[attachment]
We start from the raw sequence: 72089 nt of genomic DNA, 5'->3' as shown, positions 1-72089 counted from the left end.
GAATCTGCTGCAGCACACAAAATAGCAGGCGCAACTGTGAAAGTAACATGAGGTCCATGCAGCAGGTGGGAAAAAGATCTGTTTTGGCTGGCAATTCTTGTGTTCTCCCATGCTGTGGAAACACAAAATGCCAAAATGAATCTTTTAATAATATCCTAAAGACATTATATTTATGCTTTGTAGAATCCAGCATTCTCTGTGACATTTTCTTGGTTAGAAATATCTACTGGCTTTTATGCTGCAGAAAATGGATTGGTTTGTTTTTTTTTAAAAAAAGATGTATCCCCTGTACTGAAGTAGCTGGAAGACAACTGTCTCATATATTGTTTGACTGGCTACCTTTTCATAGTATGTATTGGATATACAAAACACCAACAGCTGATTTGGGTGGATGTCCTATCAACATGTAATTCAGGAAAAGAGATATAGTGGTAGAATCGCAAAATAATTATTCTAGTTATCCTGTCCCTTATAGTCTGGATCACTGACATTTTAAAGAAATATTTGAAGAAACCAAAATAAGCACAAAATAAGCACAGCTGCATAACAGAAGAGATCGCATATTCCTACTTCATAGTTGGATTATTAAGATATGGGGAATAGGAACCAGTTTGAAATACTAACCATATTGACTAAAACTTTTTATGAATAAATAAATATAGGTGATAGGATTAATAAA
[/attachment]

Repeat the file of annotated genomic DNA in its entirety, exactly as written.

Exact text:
We start from the raw sequence: 72089 nt of genomic DNA, 5'->3' as shown, positions 1-72089 counted from the left end.
GAATCTGCTGCAGCACACAAAATAGCAGGCGCAACTGTGAAAGTAACATGAGGTCCATGCAGCAGGTGGGAAAAAGATCTGTTTTGGCTGGCAATTCTTGTGTTCTCCCATGCTGTGGAAACACAAAATGCCAAAATGAATCTTTTAATAATATCCTAAAGACATTATATTTATGCTTTGTAGAATCCAGCATTCTCTGTGACATTTTCTTGGTTAGAAATATCTACTGGCTTTTATGCTGCAGAAAATGGATTGGTTTGTTTTTTTTTAAAAAAAGATGTATCCCCTGTACTGAAGTAGCTGGAAGACAACTGTCTCATATATTGTTTGACTGGCTACCTTTTCATAGTATGTATTGGATATACAAAACACCAACAGCTGATTTGGGTGGATGTCCTATCAACATGTAATTCAGGAAAAGAGATATAGTGGTAGAATCGCAAAATAATTATTCTAGTTATCCTGTCCCTTATAGTCTGGATCACTGACATTTTAAAGAAATATTTGAAGAAACCAAAATAAGCACAAAATAAGCACAGCTGCATAACAGAAGAGATCGCATATTCCTACTTCATAGTTGGATTATTAAGATATGGGGAATAGGAACCAGTTTGAAATACTAACCATATTGACTAAAACTTTTTATGAATAAATAAATATAGGTGATAGGATTAATAAA